Smoke Testing and Sanity Testing are one of the most confusing testing terminologies by QA teams. In order to understand the basics between these two testing types, their differences and during which testing stage each should be performed – One first needs to understand “What is Build?” 🔍
Build is a software or an application ready for testing. It is something that has a working piece of code that needs to be tested.
Table of Contents
- Smoke Testing
- Sanity Testing
- Differences between Smoke Testing vs. Sanity Testing
- Key Points
What is Smoke Testing?
Smoke Testing is a type of testing that determines whether the deployed build is stable or not.
Why Perform Smoke Testing?
The purpose of Smoke Testing is to confirm whether the QA team can proceed with further testing. It is also called as “Build Verification Testing” or “Confidence Testing”.
When to Perform Smoke Testing?
- Whenever the Dev team provides a fresh build to the QA team. Fresh Build=Build has new changes made by the developer.
- When a new module/functionality is added.
Pros of Smoke Testing
- Smoke testing helps to find bugs in the early stages of testing.
- It improves the quality of risks and reduces the risks.
- Smoke testing can be completed in a short span of time and quickly.
- It helps in checking that the issues fixed in the previous build are NOT affecting the major functionalities of the application.
- Smoke testing does not require more test cases.
Cons of Smoke Testing
- The smoke tests do not cover all functionalities of the application.
- Smoke tests are non-exhaustive testing with fewer test cases; they cannot identify the critical bugs and performance issues in the application.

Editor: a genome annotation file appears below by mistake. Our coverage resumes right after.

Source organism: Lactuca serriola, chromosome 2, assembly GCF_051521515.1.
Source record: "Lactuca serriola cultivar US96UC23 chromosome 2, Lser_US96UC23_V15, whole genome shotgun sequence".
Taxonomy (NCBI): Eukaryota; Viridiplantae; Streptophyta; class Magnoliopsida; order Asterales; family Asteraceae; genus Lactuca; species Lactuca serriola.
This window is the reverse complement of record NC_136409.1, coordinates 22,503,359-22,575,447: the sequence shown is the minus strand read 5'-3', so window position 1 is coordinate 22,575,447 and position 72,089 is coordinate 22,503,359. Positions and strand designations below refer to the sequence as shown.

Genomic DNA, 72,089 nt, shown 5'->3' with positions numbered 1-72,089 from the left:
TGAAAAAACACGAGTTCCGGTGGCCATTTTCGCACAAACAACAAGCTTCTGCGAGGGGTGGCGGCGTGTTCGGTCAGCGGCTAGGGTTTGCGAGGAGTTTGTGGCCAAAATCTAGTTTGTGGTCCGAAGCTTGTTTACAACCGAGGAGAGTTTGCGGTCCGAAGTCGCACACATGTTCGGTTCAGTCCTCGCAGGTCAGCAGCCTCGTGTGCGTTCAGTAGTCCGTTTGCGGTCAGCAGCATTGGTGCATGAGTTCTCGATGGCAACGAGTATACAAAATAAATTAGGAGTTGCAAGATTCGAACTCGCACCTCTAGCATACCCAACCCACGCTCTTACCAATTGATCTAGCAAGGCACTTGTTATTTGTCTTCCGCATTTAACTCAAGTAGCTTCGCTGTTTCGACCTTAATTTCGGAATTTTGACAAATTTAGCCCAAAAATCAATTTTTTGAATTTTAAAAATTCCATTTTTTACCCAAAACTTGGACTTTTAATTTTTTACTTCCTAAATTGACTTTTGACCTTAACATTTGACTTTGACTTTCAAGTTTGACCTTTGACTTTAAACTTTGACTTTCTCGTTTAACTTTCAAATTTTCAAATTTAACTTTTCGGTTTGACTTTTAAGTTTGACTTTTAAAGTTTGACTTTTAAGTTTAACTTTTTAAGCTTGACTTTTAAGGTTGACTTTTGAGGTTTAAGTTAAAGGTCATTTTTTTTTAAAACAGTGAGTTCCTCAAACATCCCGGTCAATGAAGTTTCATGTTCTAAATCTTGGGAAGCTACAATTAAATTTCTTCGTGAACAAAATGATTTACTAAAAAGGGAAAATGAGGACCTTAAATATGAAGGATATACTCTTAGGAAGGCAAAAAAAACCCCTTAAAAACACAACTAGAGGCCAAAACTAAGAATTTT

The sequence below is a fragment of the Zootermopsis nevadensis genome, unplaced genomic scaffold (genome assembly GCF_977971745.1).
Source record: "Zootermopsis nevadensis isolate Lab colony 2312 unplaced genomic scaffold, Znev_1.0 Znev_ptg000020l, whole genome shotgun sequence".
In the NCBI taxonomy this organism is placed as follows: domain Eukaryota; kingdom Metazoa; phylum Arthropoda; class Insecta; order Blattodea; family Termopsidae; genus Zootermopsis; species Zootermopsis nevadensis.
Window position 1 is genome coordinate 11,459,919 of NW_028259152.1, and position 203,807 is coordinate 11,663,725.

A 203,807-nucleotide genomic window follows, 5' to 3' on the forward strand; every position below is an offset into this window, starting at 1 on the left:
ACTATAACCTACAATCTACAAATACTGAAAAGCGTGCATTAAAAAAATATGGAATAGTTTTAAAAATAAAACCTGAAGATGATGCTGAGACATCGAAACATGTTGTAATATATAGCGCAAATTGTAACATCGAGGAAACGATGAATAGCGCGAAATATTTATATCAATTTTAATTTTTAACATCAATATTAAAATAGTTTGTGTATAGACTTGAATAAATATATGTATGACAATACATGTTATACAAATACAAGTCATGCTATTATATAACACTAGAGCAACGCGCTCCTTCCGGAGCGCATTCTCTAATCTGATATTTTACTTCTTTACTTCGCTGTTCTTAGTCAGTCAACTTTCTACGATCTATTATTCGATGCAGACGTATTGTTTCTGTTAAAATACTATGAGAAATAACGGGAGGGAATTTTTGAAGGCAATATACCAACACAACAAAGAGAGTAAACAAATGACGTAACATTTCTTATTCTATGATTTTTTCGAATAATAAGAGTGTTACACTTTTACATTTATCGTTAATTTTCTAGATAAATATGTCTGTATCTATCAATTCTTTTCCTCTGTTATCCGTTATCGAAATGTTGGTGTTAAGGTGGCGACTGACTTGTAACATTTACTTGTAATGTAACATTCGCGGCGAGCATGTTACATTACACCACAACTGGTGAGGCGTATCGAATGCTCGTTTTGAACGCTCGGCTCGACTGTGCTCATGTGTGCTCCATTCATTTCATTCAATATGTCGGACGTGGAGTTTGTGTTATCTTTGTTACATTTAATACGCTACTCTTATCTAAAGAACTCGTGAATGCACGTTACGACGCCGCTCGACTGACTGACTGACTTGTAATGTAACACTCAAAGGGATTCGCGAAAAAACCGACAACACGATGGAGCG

- Smoke tests don’t perform negative scenarios and with invalid data.
Smoke Testing Example
Let’s take a simple example of a Gmail application for testing.
Here the important functions are:
- Login to Gmail application
- Compose an email
- Send the email
Why are the above functionalities important when it comes to Smoke Testing?
Assume your email does not get sent… Does it make any sense to test other functionalities such as: Drafts, Deleted messages, Archives, etc? 🤔 No. If even the basic functionality of sending an email is not working, then this means there is no use of testing any further functionalities.
The main focus of Smoke Testing is to test the critical areas & not the whole application.
What is Sanity Testing?
Sanity Testing is a subset of Regression Testing which is performed to ensure that the code changes that are made are working properly.
Why Perform Sanity Testing?
The purpose of Sanity Testing is to determine that the changes in functionality and bug fixes are working as expected. It is also called as “Tester Acceptance Testing”.
When to Perform Sanity Testing?
- When the defect/bug is fixed.
- When tester receives software build with minor changes in code.
Pros of Sanity Testing
- Sanity testing helps in identifying the issues quickly and reporting the issues immediately.
- No documentation is required as the test cases are carried out in a lesser time when compared to other test types.
- If any defects are found during smoke testing, the build gets rejected, saving time and effort.
- The execution of sanity testing will help in saving unnecessary testing effort and time because it is only focused on one or a few functionality areas.
Cons of Sanity Testing
- Sanity testing focuses only on the commands and functions of the application.
- Sanity tests focus only on the limited features so it is difficult to identify major bugs during sanity testing.
- As the sanity tests are unscripted, future references are not available.
- All test cases are not covered under sanity tests.
Sanity Testing Example
Let’s take an example of OLA application for Testing.
Here the features are:
- Signup to OLA app
- Login to app
- Search Cab
- Book Cab